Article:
Change is an inevitable part of life. When setting up terms in a divorce, particularly anything involving children and finances, it is impossible to predict how future events will affect the ability to stick to those terms successfully. When big changes occur, such as a career change, it is possible for noncustodial parents in Massachusetts to seek a modification of divorce terms that pertain to child support.
For one reason or another, custodial parents in Massachusetts may find themselves struggling to obtain child support payments from the non-custodial parent. When this happens, they may feel that there is little they can do, but, the simple truth is, there are child support enforcement programs in place to help with this issue. In this week's post, we are going to share several of the enforcement methods available and how both custodial and non-custodial parents can get help with child support issues.
Financial dilemmas can affect parents who are required to pay child support. It also affects Massachusetts parents who are ordered to receive those payments as well. Oftentimes, when back child support is owed, custodial parents contact their local child support enforcement agency for wage garnishment and possibly an arrest warrant.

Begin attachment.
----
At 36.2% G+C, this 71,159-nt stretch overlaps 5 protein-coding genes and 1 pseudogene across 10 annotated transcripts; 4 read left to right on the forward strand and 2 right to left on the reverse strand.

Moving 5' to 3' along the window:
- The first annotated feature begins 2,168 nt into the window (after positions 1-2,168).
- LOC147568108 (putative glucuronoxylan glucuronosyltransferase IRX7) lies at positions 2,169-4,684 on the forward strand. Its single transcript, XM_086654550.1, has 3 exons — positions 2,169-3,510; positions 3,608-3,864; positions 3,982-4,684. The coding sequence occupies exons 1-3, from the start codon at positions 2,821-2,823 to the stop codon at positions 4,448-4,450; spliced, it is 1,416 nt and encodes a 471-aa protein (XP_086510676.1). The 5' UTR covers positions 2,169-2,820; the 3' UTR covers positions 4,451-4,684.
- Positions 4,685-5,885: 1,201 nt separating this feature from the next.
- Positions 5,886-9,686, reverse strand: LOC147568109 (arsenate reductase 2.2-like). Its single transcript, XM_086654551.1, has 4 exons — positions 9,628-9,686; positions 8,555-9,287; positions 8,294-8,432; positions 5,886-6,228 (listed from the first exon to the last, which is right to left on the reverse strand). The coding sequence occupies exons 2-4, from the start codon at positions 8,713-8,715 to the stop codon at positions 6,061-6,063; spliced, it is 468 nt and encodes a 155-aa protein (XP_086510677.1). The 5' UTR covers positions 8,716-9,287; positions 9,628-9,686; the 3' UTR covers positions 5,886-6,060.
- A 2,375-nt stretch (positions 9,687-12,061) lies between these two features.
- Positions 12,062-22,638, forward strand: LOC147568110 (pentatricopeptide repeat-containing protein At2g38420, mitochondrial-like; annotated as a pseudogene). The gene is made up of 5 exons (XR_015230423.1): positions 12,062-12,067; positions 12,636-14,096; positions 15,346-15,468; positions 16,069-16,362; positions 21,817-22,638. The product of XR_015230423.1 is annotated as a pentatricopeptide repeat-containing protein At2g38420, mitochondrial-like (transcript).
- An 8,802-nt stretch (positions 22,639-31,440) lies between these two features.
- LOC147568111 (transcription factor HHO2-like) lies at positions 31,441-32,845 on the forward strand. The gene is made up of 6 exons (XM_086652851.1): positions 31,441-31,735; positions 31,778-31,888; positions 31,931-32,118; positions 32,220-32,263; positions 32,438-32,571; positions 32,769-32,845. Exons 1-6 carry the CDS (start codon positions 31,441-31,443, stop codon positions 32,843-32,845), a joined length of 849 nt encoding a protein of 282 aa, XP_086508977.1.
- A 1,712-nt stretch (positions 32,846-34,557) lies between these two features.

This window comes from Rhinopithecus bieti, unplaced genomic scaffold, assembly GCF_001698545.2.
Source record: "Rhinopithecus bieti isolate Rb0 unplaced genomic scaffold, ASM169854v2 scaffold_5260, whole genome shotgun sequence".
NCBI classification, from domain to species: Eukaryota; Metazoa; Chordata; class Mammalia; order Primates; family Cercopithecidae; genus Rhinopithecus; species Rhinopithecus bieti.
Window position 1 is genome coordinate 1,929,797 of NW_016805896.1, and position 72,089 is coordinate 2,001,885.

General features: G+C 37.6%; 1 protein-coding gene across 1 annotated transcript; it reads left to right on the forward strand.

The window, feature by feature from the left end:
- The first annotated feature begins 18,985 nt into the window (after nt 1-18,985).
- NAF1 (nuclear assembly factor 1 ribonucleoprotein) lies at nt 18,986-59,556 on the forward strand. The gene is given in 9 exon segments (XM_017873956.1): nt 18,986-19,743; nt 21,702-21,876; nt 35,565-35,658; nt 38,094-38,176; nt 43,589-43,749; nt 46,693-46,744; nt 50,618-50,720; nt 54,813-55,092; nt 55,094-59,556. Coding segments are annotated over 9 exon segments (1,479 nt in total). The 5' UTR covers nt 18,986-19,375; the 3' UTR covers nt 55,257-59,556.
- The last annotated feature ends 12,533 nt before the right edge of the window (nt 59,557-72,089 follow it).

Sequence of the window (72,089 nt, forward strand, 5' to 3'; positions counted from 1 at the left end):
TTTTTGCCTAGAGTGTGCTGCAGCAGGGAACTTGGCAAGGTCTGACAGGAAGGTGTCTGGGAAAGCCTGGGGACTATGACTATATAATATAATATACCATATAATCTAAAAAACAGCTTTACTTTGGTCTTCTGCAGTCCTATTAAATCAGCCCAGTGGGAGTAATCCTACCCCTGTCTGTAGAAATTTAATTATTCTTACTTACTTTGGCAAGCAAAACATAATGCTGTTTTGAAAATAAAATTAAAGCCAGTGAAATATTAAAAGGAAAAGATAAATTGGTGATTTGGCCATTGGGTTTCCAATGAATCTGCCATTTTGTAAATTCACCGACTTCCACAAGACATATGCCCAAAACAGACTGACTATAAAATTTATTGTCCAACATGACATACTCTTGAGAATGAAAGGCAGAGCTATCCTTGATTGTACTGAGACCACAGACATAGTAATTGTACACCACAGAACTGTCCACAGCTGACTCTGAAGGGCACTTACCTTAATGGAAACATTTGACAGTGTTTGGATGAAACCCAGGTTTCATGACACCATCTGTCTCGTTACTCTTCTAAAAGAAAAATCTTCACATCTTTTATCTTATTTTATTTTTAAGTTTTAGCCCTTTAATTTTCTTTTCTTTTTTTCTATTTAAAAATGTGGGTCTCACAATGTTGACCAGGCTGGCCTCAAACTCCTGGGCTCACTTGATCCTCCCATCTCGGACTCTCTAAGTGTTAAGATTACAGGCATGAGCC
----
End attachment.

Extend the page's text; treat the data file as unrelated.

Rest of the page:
Massachusetts mothers and fathers may be interested in hearing about an effort that is taking place in another state. Most noncustodial parents understand that paying child support can be difficult when financial circumstances in their lives change. Enforcement of child support orders remains the focus of many states, and one organization is trying to do something about it.
When parents divorce, the end result is usually a formal division both parenting rights and responsibilities. The parent who does not retain primary physical custody is often tasked with providing financial support for his or her children through means of child support payments. However, if the aftermath of a turbulent economic recession, many Massachusetts parents find these payments difficult to bear, and are unaware that they can ask for a modification in their existing child support order.
The Brockton Area Fatherhood Program was set up to help troubled men change their lives, be good fathers and keep up with their child support payments. The program teaches men how to be better parents by providing lessons in child safety, how to better express affection and how to have good listening skills. With the help of this program, it is hoped these men will have the support they need to learn the importance of family responsibilities, and how to adhere to Massachusetts Child Support Guidelines.